Physical activity is defined as any movement carried out by skeletal muscle that requires energy and is focused on building health. Health benefits include improved blood pressure, blood-lipid profile, and heart health. Acceptable physical activity includes yard work, house cleaning, walking the dog, or taking the stairs instead of the elevator. Physical activity does not have to be done all it once. It can be accumulated through various activities throughout the day. Although typing on a phone or laptop or playing video games does involve skeletal muscle and requires a minimal amount of energy, the amount required is not sufficient to improve health.
Despite the common knowledge that physical activity is tremendously beneficial to one’s health, rates of activity among Americans continue to be below what is needed. According to the Center for Disease Control (CDC), only 1 in 5 (21%) of American adults meet the recommended physical activity guidelines from the Surgeon General. Less than 3 in 10 high school students get 60 minutes or more of physical activity per day. Non-Hispanic whites (26%) are more active than their Hispanic (16%) and Black counterparts (18%) as is the case for males (54%) and females (46%). Those with more education and those whose household income is higher than poverty level are more likely to be physically active.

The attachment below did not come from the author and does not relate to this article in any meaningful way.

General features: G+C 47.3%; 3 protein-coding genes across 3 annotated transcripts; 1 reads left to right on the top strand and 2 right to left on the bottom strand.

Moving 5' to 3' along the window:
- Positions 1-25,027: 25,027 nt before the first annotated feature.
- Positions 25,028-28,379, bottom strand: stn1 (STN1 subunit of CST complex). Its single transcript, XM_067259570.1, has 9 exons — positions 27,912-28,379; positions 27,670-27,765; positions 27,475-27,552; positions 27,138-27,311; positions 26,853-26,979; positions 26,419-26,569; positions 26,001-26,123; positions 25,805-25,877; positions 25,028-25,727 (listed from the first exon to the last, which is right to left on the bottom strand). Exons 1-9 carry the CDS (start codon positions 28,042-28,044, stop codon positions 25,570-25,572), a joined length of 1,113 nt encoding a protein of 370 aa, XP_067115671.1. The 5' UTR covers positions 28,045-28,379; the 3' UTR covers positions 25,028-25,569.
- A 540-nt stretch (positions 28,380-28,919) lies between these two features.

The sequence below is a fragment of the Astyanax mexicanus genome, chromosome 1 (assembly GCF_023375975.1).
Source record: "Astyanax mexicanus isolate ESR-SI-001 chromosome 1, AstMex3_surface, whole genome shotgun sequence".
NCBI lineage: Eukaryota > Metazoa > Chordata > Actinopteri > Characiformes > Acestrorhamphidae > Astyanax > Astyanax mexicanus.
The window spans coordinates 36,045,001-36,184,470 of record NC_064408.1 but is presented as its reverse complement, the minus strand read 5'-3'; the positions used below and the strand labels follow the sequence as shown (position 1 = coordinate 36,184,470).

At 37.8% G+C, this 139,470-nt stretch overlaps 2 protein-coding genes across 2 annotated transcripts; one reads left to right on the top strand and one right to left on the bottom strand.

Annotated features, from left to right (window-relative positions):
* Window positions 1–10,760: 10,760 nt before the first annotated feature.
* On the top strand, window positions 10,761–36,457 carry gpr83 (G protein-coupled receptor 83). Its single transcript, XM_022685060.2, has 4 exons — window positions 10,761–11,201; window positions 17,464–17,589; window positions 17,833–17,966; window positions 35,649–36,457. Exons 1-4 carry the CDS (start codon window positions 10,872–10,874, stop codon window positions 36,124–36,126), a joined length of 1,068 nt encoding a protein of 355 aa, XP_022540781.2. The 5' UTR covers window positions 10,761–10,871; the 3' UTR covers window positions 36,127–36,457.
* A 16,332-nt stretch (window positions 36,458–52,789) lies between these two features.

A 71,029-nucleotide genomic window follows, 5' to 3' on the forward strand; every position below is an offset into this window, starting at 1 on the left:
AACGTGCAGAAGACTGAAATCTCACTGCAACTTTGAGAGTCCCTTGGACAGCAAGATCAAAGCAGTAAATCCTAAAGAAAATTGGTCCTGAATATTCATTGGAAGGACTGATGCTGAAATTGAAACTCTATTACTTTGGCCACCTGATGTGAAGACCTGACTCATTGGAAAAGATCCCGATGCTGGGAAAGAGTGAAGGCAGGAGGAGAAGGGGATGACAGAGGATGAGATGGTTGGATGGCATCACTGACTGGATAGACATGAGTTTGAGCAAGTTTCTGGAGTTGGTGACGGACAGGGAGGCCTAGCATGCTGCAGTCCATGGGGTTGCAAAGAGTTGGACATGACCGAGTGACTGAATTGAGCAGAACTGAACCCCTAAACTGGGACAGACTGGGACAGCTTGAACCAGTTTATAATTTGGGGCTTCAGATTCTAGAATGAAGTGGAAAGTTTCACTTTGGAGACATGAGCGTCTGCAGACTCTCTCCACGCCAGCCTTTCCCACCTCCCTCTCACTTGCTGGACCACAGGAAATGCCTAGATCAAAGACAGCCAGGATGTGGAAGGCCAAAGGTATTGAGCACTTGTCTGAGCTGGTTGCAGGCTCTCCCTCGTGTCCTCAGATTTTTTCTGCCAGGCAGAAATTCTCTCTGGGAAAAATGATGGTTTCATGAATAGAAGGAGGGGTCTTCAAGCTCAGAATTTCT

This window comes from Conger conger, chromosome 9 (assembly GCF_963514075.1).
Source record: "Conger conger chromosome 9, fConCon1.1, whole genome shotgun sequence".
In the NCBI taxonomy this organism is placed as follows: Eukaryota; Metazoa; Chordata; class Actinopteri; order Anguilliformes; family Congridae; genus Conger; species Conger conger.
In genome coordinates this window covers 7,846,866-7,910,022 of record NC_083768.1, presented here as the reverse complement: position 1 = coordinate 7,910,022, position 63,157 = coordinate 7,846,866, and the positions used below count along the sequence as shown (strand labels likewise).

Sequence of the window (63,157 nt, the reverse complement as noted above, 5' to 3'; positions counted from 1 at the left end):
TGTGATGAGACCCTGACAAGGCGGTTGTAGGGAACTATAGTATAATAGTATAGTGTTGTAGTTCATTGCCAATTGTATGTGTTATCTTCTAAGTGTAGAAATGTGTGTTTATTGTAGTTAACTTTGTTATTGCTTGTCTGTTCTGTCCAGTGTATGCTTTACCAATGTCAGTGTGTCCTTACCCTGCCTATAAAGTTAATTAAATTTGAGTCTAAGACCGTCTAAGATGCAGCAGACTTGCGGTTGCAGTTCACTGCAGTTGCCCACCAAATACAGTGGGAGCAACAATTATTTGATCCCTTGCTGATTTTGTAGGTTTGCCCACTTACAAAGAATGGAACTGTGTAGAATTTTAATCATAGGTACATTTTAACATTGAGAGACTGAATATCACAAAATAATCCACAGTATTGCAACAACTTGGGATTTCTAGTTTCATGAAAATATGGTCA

The word exercise, although often used interchangeably with the phrase physical activity, denotes a sub-category of physical activity. Exercise is a planned, structured, and repetitive movement pattern intended to improve fitness. As a positive side-effect, it significantly improves health as well. Fitness improvements include the heart’s ability to pump blood, increased muscle size, and improved flexibility.
Dawn Markell & Diane Peterson, Health and Fitness for Life. MHCC Library Press. Sept 4, 2019. https://mhcc.pressbooks.pub/hpe295